For a long time retailers have been using mobile data entry systems for inventory management tasks. Now leading companies are using the latest multi-function mobile solutions to add customer-facing applications and bring customer experience at the center of in-store processes.

Innovation through mobile

Excelsior, a new luxury department store in Milan, uses an innovative retail format with only a limited number of items displayed on its shelves. The clean aesthetics draw attention to its exquisite interior design, but more importantly, the format also encourages greater interaction between sales staff and customers, leading a superior personalized experience.

On the display shelves, unique items of every product are exhibited, while the rest of the product range, such as different sizes and colors is kept in basement stock rooms. Customer requests are handled through real-time communication between the point-of- sale staff engaged with the customer and the stock-room staff, called runners.

When a customer requests a product specification that is not on display, the sales staff check stock room availability in real time using their multi-function mobile devices equipped with application software for product range management. In case of a positive response, a message is sent to the runners in the stock room requesting that the item is immediately brought up to the store for the customer. Every runner is also provided with a mobile device and uses it to verify in real time the fulfillment of the request. When voice communication is required, the point-of-sale staff and the runners can also use the phone function of their mobile devices.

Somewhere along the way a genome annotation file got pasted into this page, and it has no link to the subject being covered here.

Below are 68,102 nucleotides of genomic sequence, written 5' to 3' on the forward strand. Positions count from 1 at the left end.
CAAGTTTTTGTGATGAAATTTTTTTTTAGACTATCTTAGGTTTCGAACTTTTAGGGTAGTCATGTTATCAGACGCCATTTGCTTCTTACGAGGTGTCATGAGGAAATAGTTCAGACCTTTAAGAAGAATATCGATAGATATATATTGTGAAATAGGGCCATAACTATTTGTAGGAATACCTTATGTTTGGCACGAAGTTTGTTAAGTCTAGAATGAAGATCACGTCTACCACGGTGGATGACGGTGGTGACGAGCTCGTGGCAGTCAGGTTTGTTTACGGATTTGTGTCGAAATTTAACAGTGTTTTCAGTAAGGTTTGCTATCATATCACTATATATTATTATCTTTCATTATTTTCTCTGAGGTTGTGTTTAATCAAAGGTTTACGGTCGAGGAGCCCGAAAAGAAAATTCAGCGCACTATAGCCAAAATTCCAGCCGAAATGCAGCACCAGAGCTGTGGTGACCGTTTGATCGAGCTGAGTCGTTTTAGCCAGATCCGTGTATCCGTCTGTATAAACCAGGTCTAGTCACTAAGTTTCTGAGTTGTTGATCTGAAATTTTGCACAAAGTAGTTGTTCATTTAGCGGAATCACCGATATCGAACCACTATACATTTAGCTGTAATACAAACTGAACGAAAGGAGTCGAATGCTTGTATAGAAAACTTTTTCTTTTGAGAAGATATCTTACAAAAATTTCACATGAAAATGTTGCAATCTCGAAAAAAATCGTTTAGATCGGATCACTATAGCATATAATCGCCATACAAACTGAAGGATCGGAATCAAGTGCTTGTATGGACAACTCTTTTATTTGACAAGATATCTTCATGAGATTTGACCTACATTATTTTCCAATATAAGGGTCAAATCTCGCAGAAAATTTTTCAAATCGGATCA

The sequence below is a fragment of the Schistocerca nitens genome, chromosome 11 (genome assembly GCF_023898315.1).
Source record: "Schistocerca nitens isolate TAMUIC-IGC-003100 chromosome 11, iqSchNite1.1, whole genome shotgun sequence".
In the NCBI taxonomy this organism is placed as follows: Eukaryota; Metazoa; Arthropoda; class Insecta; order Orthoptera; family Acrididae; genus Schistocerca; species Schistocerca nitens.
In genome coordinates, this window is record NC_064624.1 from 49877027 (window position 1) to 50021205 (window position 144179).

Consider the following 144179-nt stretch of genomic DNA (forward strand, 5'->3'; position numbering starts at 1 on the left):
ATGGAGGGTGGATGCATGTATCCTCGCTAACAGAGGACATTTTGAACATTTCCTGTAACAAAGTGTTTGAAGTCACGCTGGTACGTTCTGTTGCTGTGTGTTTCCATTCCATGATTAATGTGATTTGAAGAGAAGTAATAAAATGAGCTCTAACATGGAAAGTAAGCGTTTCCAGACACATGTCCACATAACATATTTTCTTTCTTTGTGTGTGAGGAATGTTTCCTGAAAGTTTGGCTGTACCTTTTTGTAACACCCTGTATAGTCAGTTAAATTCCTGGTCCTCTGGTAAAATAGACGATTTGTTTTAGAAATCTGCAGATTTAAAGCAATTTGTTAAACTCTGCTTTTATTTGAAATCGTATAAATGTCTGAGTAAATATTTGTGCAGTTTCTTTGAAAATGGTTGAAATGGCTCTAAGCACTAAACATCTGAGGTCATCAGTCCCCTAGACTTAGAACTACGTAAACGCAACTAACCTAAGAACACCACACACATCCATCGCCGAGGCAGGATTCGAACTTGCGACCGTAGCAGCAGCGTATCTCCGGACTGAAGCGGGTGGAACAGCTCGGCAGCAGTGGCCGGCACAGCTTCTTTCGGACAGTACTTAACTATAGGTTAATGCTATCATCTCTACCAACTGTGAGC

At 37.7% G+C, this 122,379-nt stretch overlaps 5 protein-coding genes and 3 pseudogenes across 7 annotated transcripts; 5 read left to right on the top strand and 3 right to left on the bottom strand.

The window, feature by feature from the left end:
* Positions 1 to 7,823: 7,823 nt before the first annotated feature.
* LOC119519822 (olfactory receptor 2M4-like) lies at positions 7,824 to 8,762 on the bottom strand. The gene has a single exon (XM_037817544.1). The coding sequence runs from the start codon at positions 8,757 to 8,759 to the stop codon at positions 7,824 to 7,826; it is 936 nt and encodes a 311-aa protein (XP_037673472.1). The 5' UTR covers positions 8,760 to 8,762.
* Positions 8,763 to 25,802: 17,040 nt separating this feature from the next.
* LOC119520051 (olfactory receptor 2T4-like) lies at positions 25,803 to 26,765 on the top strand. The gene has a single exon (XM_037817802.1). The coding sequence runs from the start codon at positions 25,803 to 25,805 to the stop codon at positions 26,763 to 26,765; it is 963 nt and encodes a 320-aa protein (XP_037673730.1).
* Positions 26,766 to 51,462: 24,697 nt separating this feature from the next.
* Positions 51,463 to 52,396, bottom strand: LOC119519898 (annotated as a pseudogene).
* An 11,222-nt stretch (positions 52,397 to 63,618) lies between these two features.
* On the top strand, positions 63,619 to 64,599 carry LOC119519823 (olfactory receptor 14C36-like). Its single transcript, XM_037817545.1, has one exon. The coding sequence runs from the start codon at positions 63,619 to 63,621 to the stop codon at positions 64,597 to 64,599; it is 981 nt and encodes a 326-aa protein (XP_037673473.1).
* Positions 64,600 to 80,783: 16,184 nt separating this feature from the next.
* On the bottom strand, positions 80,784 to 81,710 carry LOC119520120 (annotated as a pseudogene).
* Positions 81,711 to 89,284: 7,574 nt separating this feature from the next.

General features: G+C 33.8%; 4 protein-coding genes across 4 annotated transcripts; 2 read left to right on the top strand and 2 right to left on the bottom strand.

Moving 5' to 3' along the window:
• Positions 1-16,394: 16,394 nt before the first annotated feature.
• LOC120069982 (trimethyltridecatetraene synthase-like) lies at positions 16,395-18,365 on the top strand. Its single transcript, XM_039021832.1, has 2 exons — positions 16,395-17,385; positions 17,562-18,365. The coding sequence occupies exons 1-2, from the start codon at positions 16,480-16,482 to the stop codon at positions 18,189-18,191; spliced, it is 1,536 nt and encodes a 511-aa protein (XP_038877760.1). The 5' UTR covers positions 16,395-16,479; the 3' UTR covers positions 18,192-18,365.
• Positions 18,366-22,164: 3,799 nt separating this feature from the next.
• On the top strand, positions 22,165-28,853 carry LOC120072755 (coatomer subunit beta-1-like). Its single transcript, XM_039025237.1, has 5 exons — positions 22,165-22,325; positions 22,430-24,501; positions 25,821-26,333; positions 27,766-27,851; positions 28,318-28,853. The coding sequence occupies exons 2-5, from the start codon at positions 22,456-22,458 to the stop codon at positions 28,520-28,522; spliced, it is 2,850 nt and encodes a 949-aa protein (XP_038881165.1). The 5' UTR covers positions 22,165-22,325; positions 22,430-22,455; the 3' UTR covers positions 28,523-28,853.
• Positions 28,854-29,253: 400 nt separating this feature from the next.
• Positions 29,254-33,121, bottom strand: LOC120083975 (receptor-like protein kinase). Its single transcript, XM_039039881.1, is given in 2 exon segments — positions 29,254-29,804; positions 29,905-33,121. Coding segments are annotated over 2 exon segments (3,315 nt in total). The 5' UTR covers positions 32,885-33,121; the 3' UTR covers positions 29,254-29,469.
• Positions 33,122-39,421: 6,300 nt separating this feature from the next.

This innovative application of mobile technology drives greater sales staff productivity and a better shopping experience for customers: Excelsior can also use it to provide sales staff with real-time information regarding available offers in the store. Moreover, sales assistants can give more personalized assistance to customers by providing a real-time response to inquiries about the product range, prices and promotions.

Battle against “Showrooming”

“Showrooming” is the growing trend that sees shoppers try out products in-store but buy them cheaper on the web, often using their smart mobile phones while still on the retailer’s premises. Retailers and their sales teams can counter this trend by taking full advantage of mobile access to data and systems.

For every retailer, full transparency of customer data enables sales assistants to make personalized offers and advise on new offerings to complement previous purchases. With a mobile device in hand they can access vital information, such as brand preferences, sizes, names of family members or birthdays, or they can interact with shoppers by reading the mobile loyalty card or by redeeming mobile coupons stored on a shopper’s smartphone as digital QR codes.

Sales assistants can compare prices on the internet and make a counter-offer based on the margin of the product, or knowledge about planned promotions and the customer’s shopping history. Sales assistants can also use the same multi-function mobile device as a mobile POS to complete the sales transaction on the spot, at the point of decision, saving the shoppers precious time spent in a queue, or finally capture returns from the customers and update inventory in real time.

Further, over 40 percent of customers want to check product prices wherever they are and get promotions based on the items they scan. More so, 50 percent are willing to use a personal mobile device to avoid the checkout lane. Hence, retailers have to make the completion of the shopping process as easy as possible. This includes providing the right services and letting consumers choose how they interact. 

Making the right connection

The world’s most innovative retailers go beyond productivity enhancements to focus on flexibility and connectivity in their in-store processes. The same mobile device platform and sales processes that are used to counter showrooming can also be used to engage with and help brands adapt their offering almost in real time. For by doing so, can retailers truly build greater customer loyalty and retain shoppers in this vastly changing world of consumer choices and consumer platforms.